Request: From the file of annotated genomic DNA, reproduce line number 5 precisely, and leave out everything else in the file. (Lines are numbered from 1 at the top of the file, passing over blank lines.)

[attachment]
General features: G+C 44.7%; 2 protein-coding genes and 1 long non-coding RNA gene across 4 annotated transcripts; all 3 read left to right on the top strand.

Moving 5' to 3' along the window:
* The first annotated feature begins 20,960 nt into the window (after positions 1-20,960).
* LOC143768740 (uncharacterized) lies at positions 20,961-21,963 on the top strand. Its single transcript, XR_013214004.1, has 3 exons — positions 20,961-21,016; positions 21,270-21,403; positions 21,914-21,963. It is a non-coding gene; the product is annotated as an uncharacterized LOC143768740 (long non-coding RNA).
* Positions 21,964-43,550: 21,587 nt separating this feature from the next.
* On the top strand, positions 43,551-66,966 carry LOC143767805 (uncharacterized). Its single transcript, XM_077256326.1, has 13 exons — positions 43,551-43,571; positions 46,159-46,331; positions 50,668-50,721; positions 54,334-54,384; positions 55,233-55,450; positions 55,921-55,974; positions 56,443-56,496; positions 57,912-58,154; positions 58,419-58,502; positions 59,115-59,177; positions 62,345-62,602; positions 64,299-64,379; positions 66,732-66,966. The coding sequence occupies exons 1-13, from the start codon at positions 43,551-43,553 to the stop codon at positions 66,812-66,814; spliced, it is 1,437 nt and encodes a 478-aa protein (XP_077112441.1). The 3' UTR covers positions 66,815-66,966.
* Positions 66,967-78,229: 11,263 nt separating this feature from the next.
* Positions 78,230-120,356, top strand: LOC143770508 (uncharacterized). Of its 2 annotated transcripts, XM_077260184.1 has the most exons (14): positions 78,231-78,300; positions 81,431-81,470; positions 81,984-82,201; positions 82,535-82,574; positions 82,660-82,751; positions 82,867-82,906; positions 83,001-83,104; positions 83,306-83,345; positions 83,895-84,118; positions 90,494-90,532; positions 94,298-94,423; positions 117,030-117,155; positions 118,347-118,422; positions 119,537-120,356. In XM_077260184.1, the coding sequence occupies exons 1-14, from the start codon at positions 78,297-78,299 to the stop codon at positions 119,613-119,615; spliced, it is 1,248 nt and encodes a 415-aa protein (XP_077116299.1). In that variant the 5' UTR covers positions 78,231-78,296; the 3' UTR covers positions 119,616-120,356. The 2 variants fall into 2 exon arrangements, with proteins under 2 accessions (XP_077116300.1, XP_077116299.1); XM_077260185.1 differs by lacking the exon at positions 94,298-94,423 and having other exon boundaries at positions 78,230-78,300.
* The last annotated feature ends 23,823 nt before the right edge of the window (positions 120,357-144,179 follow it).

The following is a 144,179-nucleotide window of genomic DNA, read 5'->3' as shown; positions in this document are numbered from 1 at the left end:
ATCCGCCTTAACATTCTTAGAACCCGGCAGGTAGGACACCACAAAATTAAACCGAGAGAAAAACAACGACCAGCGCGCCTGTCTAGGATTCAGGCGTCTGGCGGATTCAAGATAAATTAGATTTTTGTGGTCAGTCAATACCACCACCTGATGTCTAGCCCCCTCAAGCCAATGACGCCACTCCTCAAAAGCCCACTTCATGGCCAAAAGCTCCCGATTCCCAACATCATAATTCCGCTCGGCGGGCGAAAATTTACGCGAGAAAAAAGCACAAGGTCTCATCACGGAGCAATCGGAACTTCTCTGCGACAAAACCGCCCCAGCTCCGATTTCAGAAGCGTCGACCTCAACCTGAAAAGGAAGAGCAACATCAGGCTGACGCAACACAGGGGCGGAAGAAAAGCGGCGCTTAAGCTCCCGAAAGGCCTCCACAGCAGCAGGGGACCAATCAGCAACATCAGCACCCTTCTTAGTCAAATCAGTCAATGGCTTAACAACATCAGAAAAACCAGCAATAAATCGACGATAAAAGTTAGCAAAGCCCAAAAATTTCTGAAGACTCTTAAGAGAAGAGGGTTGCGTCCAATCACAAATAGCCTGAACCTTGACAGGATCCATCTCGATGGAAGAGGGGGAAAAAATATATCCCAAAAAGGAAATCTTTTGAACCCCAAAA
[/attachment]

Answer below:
* Positions 21,964-43,550: 21,587 nt separating this feature from the next.